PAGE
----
The onset of puberty, periods and sexual relationships can be difficult for adolescents and parents. Adolescents with disabilities face a wide range of additional challenges (physical, mental, social and intellectual), which may impact the quality of their lives and those of their families and carers. Research on the use of contraception in young women with disabilities is limited, and clinicians have little practical guidance for best practice. This review article aims to summarise and assess the evidence and guidance for the use of contraception in this group, particularly with regard to management of menstrual and cyclical problems. Multidisciplinary teamwork is important for recognising and addressing the concerns of patients and their carers effectively. The legal and ethical considerations are also highlighted here, as this group of adolescents is highly vulnerable to sexual exploitation and abuse.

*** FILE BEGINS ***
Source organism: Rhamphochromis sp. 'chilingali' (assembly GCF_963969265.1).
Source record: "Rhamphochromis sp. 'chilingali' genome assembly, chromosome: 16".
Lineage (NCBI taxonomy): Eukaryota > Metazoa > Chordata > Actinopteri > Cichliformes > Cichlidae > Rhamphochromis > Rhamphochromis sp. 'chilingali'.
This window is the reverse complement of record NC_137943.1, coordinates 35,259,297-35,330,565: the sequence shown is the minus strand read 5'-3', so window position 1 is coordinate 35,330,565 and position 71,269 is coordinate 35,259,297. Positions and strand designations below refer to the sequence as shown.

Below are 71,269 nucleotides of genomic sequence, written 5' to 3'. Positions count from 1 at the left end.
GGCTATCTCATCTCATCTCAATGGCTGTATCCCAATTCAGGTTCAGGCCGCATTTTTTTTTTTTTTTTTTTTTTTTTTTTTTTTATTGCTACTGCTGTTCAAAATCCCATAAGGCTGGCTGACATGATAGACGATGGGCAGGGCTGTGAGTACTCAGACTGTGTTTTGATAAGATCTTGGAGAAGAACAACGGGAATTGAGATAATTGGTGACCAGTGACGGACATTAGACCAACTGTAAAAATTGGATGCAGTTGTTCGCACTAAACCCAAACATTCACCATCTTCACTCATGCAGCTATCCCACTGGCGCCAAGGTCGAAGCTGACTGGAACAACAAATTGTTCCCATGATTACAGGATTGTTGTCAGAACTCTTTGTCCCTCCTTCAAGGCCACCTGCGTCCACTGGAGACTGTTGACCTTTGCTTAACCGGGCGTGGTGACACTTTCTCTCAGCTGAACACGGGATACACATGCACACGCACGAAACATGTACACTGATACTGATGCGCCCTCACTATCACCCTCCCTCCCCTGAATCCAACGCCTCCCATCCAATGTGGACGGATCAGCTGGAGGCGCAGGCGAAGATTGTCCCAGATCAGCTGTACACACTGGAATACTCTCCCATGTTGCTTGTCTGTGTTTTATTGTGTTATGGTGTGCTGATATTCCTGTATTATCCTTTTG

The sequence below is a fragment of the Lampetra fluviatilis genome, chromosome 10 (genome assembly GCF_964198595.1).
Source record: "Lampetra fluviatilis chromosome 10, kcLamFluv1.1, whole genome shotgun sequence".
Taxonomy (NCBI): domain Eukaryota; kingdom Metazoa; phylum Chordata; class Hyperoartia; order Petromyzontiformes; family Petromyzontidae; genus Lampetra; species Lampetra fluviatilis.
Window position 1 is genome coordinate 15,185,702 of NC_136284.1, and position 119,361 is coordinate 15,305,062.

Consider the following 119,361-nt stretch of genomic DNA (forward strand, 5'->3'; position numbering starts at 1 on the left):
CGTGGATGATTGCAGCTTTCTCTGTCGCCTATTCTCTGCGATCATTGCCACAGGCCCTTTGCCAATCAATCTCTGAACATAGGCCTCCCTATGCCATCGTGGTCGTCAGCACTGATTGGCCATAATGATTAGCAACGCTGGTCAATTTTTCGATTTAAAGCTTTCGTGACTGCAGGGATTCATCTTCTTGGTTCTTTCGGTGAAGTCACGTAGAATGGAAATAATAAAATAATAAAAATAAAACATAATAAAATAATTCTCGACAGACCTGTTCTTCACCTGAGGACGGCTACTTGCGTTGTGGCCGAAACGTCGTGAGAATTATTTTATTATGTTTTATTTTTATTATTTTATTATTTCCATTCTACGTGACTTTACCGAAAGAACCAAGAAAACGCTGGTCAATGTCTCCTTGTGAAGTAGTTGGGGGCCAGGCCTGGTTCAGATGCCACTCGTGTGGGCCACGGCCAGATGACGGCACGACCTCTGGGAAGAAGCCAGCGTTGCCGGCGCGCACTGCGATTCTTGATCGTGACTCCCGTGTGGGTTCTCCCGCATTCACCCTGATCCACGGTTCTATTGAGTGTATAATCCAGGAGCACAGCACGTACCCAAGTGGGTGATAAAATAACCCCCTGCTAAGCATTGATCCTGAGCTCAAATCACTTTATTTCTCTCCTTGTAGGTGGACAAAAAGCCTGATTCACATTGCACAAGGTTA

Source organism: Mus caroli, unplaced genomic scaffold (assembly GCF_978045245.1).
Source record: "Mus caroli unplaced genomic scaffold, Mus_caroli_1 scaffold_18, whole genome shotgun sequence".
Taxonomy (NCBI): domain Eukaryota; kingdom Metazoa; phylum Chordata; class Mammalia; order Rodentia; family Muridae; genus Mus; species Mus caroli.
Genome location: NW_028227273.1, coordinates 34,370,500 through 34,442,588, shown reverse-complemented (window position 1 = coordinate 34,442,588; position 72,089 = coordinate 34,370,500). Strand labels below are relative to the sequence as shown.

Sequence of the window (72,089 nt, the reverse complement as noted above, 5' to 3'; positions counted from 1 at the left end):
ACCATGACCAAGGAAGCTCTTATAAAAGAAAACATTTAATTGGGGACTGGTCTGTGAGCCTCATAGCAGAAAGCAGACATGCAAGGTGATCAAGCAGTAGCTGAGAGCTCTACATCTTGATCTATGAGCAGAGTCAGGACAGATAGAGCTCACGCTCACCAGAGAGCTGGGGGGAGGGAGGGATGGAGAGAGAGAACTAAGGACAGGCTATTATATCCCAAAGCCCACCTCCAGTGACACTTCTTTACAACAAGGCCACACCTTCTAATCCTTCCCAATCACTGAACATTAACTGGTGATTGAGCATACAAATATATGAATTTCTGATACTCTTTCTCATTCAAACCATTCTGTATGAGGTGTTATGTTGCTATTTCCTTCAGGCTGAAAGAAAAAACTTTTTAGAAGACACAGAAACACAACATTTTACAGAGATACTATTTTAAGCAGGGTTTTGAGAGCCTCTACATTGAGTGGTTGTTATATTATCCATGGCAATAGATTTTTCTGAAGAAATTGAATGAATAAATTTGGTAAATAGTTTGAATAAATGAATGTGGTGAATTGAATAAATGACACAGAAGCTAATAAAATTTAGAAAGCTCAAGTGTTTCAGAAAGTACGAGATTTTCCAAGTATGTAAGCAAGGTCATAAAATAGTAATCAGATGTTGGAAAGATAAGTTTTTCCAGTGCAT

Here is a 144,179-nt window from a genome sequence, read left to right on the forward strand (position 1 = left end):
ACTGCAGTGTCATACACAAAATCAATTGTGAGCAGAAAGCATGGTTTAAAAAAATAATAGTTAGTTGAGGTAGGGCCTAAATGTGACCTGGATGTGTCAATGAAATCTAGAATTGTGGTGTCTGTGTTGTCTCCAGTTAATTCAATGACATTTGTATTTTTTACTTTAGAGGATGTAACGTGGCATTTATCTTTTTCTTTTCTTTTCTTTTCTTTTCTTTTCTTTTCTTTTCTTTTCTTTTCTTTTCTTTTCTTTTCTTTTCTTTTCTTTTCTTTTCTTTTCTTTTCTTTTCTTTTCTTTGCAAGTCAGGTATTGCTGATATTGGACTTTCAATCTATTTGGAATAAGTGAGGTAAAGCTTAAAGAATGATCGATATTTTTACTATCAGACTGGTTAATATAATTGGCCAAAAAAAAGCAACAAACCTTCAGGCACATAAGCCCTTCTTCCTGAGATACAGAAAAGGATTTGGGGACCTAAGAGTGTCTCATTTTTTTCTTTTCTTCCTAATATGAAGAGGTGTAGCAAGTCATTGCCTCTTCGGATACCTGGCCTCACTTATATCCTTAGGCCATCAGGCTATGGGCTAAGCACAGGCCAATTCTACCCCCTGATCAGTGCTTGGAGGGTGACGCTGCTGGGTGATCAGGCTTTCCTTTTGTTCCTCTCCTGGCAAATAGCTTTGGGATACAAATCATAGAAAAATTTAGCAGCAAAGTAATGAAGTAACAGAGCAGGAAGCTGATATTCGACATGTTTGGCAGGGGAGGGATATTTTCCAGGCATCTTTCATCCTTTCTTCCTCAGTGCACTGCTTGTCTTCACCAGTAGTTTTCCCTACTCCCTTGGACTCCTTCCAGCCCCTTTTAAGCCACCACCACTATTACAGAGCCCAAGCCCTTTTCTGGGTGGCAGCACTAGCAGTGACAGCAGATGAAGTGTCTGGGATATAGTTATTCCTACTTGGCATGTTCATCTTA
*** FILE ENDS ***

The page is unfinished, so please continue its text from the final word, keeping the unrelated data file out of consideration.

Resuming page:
- hormonal contraception
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Contributors JD is the lead author. AT undertook the literature search and all three authors contributed to the development and authorship of the article.
Competing interests None declared.
Provenance and peer review Commissioned; externally peer reviewed.
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